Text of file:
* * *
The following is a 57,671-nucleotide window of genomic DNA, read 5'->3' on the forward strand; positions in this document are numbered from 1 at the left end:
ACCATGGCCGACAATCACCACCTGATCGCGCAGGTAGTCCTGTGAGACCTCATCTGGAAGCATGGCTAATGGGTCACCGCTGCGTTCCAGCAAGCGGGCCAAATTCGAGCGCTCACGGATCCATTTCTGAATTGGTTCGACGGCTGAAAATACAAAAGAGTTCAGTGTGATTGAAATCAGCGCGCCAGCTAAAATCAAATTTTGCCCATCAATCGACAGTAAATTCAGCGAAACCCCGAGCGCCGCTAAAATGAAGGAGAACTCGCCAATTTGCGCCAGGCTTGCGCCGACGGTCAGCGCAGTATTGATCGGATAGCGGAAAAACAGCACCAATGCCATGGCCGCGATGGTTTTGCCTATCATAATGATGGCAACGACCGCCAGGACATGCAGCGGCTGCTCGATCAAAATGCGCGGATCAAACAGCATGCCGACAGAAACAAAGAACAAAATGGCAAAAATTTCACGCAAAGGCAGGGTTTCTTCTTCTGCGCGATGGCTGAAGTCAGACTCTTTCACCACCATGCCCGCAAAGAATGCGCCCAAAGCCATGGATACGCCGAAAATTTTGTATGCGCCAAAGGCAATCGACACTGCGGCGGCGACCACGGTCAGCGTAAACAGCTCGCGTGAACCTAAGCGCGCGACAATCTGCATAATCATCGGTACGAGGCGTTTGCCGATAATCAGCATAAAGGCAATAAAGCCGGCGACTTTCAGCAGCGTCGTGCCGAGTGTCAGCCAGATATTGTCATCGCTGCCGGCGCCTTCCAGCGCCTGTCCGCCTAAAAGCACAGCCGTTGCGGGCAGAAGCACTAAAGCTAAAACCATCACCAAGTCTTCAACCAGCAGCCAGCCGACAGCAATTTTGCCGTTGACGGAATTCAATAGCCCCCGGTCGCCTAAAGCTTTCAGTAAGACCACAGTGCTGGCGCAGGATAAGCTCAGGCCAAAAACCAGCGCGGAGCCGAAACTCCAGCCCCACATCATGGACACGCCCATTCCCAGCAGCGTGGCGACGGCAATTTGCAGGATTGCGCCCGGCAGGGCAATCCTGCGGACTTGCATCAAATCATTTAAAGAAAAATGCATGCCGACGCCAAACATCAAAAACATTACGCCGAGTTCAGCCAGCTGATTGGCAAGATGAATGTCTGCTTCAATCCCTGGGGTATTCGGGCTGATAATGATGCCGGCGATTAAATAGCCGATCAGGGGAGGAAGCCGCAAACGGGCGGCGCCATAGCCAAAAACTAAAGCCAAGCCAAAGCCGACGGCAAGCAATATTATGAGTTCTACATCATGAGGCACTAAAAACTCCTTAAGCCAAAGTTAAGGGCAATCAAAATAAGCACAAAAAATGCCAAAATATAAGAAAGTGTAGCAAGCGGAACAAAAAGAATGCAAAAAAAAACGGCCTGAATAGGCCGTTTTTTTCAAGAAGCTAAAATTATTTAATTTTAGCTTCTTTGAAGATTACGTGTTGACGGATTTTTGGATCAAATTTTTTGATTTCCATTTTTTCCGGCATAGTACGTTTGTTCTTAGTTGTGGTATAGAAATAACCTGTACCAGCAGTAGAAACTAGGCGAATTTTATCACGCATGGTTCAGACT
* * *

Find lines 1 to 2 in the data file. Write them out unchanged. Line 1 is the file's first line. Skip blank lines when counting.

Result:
The following is a 57,671-nucleotide window of genomic DNA, read 5'->3' on the forward strand; positions in this document are numbered from 1 at the left end:
ACCATGGCCGACAATCACCACCTGATCGCGCAGGTAGTCCTGTGAGACCTCATCTGGAAGCATGGCTAATGGGTCACCGCTGCGTTCCAGCAAGCGGGCCAAATTCGAGCGCTCACGGATCCATTTCTGAATTGGTTCGACGGCTGAAAATACAAAAGAGTTCAGTGTGATTGAAATCAGCGCGCCAGCTAAAATCAAATTTTGCCCATCAATCGACAGTAAATTCAGCGAAACCCCGAGCGCCGCTAAAATGAAGGAGAACTCGCCAATTTGCGCCAGGCTTGCGCCGACGGTCAGCGCAGTATTGATCGGATAGCGGAAAAACAGCACCAATGCCATGGCCGCGATGGTTTTGCCTATCATAATGATGGCAACGACCGCCAGGACATGCAGCGGCTGCTCGATCAAAATGCGCGGATCAAACAGCATGCCGACAGAAACAAAGAACAAAATGGCAAAAATTTCACGCAAAGGCAGGGTTTCTTCTTCTGCGCGATGGCTGAAGTCAGACTCTTTCACCACCATGCCCGCAAAGAATGCGCCCAAAGCCATGGATACGCCGAAAATTTTGTATGCGCCAAAGGCAATCGACACTGCGGCGGCGACCACGGTCAGCGTAAACAGCTCGCGTGAACCTAAGCGCGCGACAATCTGCATAATCATCGGTACGAGGCGTTTGCCGATAATCAGCATAAAGGCAATAAAGCCGGCGACTTTCAGCAGCGTCGTGCCGAGTGTCAGCCAGATATTGTCATCGCTGCCGGCGCCTTCCAGCGCCTGTCCGCCTAAAAGCACAGCCGTTGCGGGCAGAAGCACTAAAGCTAAAACCATCACCAAGTCTTCAACCAGCAGCCAGCCGACAGCAATTTTGCCGTTGACGGAATTCAATAGCCCCCGGTCGCCTAAAGCTTTCAGTAAGACCACAGTGCTGGCGCAGGATAAGCTCAGGCCAAAAACCAGCGCGGAGCCGAAACTCCAGCCCCACATCATGGACACGCCCATTCCCAGCAGCGTGGCGACGGCAATTTGCAGGATTGCGCCCGGCAGGGCAATCCTGCGGACTTGCATCAAATCATTTAAAGAAAAATGCATGCCGACGCCAAACATCAAAAACATTACGCCGAGTTCAGCCAGCTGATTGGCAAGATGAATGTCTGCTTCAATCCCTGGGGTATTCGGGCTGATAATGATGCCGGCGATTAAATAGCCGATCAGGGGAGGAAGCCGCAAACGGGCGGCGCCATAGCCAAAAACTAAAGCCAAGCCAAAGCCGACGGCAAGCAATATTATGAGTTCTACATCATGAGGCACTAAAAACTCCTTAAGCCAAAGTTAAGGGCAATCAAAATAAGCACAAAAAATGCCAAAATATAAGAAAGTGTAGCAAGCGGAACAAAAAGAATGCAAAAAAAAACGGCCTGAATAGGCCGTTTTTTTCAAGAAGCTAAAATTATTTAATTTTAGCTTCTTTGAAGATTACGTGTTGACGGATTTTTGGATCAAATTTTTTGATTTCCATTTTTTCCGGCATAGTACGTTTGTTCTTAGTTGTGGTATAGAAATAACCTGTACCAGCAGTAGAAACTAGGCGAATTTTATCACGCATGGTTCAGACT